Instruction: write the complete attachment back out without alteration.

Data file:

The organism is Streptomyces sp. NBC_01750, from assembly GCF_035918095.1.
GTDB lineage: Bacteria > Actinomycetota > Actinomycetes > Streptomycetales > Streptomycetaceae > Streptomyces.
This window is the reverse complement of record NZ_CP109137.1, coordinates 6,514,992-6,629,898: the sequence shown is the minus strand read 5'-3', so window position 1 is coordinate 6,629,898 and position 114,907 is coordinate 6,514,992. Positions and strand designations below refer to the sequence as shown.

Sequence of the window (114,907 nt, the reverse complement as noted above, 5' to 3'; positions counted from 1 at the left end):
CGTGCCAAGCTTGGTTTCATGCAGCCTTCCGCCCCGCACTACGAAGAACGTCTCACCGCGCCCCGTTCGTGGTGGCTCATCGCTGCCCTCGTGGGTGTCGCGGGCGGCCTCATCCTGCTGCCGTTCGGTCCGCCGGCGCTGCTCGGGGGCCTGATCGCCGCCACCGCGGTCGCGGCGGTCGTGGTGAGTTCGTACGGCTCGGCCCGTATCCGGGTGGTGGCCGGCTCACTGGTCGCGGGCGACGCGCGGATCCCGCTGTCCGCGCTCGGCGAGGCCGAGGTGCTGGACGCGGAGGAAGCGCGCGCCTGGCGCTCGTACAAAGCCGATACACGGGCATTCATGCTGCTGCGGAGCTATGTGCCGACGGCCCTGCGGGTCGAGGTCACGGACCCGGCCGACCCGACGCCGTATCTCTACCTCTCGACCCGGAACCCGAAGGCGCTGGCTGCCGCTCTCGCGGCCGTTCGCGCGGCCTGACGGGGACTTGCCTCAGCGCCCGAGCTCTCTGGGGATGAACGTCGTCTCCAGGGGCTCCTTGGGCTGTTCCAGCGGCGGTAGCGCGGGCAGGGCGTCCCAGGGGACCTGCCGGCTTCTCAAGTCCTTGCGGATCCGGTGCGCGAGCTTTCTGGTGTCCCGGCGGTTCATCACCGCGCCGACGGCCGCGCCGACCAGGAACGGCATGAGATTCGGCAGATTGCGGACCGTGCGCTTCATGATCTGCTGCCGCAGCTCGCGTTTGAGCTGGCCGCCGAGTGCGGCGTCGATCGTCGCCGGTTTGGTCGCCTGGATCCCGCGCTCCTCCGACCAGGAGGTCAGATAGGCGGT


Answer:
The organism is Streptomyces sp. NBC_01750, from assembly GCF_035918095.1.
GTDB lineage: Bacteria > Actinomycetota > Actinomycetes > Streptomycetales > Streptomycetaceae > Streptomyces.
This window is the reverse complement of record NZ_CP109137.1, coordinates 6,514,992-6,629,898: the sequence shown is the minus strand read 5'-3', so window position 1 is coordinate 6,629,898 and position 114,907 is coordinate 6,514,992. Positions and strand designations below refer to the sequence as shown.

Sequence of the window (114,907 nt, the reverse complement as noted above, 5' to 3'; positions counted from 1 at the left end):
CGTGCCAAGCTTGGTTTCATGCAGCCTTCCGCCCCGCACTACGAAGAACGTCTCACCGCGCCCCGTTCGTGGTGGCTCATCGCTGCCCTCGTGGGTGTCGCGGGCGGCCTCATCCTGCTGCCGTTCGGTCCGCCGGCGCTGCTCGGGGGCCTGATCGCCGCCACCGCGGTCGCGGCGGTCGTGGTGAGTTCGTACGGCTCGGCCCGTATCCGGGTGGTGGCCGGCTCACTGGTCGCGGGCGACGCGCGGATCCCGCTGTCCGCGCTCGGCGAGGCCGAGGTGCTGGACGCGGAGGAAGCGCGCGCCTGGCGCTCGTACAAAGCCGATACACGGGCATTCATGCTGCTGCGGAGCTATGTGCCGACGGCCCTGCGGGTCGAGGTCACGGACCCGGCCGACCCGACGCCGTATCTCTACCTCTCGACCCGGAACCCGAAGGCGCTGGCTGCCGCTCTCGCGGCCGTTCGCGCGGCCTGACGGGGACTTGCCTCAGCGCCCGAGCTCTCTGGGGATGAACGTCGTCTCCAGGGGCTCCTTGGGCTGTTCCAGCGGCGGTAGCGCGGGCAGGGCGTCCCAGGGGACCTGCCGGCTTCTCAAGTCCTTGCGGATCCGGTGCGCGAGCTTTCTGGTGTCCCGGCGGTTCATCACCGCGCCGACGGCCGCGCCGACCAGGAACGGCATGAGATTCGGCAGATTGCGGACCGTGCGCTTCATGATCTGCTGCCGCAGCTCGCGTTTGAGCTGGCCGCCGAGTGCGGCGTCGATCGTCGCCGGTTTGGTCGCCTGGATCCCGCGCTCCTCCGACCAGGAGGTCAGATAGGCGGT